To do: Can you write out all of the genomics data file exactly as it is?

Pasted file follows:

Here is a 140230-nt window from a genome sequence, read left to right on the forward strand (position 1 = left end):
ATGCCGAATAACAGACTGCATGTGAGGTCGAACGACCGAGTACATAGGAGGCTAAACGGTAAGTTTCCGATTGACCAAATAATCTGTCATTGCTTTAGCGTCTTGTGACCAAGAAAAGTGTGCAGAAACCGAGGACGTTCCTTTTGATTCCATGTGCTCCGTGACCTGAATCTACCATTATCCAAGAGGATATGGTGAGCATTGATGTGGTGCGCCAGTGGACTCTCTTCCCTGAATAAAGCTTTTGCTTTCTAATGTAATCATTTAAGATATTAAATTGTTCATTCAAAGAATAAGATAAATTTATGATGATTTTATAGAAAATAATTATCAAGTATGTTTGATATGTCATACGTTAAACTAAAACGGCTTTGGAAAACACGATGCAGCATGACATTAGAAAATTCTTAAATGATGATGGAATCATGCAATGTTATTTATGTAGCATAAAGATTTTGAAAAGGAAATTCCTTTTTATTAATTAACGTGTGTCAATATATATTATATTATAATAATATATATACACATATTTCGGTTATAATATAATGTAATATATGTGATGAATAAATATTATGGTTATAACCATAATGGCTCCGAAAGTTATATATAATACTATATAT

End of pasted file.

Here is a 140230-nt window from a genome sequence, read left to right on the forward strand (position 1 = left end):
ATGCCGAATAACAGACTGCATGTGAGGTCGAACGACCGAGTACATAGGAGGCTAAACGGTAAGTTTCCGATTGACCAAATAATCTGTCATTGCTTTAGCGTCTTGTGACCAAGAAAAGTGTGCAGAAACCGAGGACGTTCCTTTTGATTCCATGTGCTCCGTGACCTGAATCTACCATTATCCAAGAGGATATGGTGAGCATTGATGTGGTGCGCCAGTGGACTCTCTTCCCTGAATAAAGCTTTTGCTTTCTAATGTAATCATTTAAGATATTAAATTGTTCATTCAAAGAATAAGATAAATTTATGATGATTTTATAGAAAATAATTATCAAGTATGTTTGATATGTCATACGTTAAACTAAAACGGCTTTGGAAAACACGATGCAGCATGACATTAGAAAATTCTTAAATGATGATGGAATCATGCAATGTTATTTATGTAGCATAAAGATTTTGAAAAGGAAATTCCTTTTTATTAATTAACGTGTGTCAATATATATTATATTATAATAATATATATACACATATTTCGGTTATAATATAATGTAATATATGTGATGAATAAATATTATGGTTATAACCATAATGGCTCCGAAAGTTATATATAATACTATATAT